History of Wendover, Utah
Taken from the Utah History Encyclopedia (Links Added)
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When Wendover, Utah was incorporated on 25 October 1950 with 149 qualified electors and a population of more than 400, it was a far cry from the watering stop established by the Western Pacific Railroad in 1907. One hundred twenty miles into the Great Salt Lake Desert from Salt Lake City, Wendover became a service and supply point for the railroad; it may have been named for a surveyor employed by the railroad, Charles Wendover.

The city lies on an ancient beach of Lake Bonneville, and is snuggled against the Toana Range, which rises 5,000 feet up from the desert floor. To the northwest is the 10,000-foot Pilot Range; and the 12,000 foot Goshute and Deep Creek Ranges lie to the south.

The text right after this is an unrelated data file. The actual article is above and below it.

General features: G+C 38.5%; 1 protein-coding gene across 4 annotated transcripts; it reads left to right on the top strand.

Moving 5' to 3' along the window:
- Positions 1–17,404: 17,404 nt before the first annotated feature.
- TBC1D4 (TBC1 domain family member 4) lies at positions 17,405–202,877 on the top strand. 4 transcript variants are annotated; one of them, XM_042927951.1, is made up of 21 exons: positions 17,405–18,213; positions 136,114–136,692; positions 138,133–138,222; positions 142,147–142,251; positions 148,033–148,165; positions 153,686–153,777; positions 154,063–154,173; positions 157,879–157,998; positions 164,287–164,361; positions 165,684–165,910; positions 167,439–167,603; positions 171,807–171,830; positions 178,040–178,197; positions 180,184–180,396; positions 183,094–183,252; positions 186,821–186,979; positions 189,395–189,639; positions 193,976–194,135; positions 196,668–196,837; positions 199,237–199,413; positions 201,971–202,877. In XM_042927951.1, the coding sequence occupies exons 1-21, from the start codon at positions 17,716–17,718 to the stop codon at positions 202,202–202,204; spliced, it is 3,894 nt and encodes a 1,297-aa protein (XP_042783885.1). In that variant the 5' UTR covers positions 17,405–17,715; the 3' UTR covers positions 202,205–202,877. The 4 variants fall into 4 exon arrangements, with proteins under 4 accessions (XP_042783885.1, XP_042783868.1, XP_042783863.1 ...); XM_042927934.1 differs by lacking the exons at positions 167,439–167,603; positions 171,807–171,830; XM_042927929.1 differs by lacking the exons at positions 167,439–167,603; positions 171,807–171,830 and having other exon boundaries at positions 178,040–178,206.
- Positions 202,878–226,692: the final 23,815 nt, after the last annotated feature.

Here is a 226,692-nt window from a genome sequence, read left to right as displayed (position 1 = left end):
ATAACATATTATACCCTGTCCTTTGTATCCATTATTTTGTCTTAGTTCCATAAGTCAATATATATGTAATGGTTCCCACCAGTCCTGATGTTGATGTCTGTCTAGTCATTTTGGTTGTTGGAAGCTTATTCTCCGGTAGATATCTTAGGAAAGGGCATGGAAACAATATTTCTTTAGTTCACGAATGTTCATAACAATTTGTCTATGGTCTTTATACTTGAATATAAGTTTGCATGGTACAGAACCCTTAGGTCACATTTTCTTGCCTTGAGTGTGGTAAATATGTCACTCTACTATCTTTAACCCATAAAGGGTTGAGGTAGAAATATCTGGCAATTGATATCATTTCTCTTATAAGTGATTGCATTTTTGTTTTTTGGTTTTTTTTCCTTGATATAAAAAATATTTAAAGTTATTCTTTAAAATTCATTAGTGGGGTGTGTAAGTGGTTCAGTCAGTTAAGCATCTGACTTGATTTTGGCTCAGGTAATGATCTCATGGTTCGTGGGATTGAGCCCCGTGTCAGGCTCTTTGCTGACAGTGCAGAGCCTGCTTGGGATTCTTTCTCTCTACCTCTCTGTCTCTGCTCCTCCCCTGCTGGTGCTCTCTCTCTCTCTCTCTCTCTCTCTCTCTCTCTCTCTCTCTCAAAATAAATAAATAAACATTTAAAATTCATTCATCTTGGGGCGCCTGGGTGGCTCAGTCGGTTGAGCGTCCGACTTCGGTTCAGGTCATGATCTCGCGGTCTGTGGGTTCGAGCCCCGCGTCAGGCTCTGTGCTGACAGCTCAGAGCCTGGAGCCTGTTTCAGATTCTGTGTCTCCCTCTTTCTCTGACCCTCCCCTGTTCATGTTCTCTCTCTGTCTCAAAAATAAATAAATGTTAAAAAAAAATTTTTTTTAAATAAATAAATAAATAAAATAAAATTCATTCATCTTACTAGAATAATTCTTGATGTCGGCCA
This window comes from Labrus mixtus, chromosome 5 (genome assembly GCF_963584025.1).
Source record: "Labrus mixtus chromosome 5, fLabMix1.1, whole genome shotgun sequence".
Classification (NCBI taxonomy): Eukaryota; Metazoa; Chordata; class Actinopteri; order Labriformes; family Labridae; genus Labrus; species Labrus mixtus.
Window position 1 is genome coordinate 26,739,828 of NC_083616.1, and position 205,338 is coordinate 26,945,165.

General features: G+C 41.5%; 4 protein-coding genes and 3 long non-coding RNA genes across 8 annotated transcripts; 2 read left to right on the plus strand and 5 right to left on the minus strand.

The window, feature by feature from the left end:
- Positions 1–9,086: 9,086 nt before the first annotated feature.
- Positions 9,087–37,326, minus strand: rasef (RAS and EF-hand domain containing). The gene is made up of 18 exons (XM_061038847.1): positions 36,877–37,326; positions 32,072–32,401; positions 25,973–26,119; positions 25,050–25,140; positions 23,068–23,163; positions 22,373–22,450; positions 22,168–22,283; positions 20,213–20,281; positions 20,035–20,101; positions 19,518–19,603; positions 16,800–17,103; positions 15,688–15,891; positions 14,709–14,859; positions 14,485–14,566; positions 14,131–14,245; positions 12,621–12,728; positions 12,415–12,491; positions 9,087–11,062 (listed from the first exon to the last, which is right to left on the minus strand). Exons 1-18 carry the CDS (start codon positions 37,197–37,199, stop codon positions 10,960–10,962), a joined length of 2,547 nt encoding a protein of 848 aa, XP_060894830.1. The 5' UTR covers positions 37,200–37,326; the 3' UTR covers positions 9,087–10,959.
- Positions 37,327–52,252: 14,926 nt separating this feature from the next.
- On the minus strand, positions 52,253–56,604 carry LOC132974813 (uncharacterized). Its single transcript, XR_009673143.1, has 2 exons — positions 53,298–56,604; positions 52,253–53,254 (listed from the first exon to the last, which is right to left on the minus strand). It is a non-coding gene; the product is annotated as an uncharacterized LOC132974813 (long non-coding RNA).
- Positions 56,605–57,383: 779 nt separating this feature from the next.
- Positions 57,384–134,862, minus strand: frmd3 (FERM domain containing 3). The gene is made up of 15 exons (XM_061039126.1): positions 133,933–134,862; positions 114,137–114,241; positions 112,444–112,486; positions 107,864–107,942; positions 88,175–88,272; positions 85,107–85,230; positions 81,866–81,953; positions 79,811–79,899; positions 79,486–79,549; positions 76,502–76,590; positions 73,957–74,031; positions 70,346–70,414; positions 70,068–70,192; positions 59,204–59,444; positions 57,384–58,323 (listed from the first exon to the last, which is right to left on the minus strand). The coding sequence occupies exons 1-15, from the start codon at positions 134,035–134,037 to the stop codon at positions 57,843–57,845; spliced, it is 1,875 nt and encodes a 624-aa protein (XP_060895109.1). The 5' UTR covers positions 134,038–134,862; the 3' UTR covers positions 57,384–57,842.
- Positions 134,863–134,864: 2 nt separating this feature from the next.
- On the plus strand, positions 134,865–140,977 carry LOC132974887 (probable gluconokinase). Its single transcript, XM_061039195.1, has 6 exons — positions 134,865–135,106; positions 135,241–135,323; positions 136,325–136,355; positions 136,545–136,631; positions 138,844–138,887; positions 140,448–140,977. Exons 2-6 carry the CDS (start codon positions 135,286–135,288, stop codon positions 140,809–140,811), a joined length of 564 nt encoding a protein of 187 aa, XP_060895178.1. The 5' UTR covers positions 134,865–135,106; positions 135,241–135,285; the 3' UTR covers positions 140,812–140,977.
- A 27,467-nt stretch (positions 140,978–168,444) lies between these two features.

In 1845 Captain John C. Fremont passed north of Wendover surveying the country. After crossing the salt desert, his party stopped at the springs of Pilot Mountain, the beacon mountain he named, then continued west over the Pequop and Toana Ranges.


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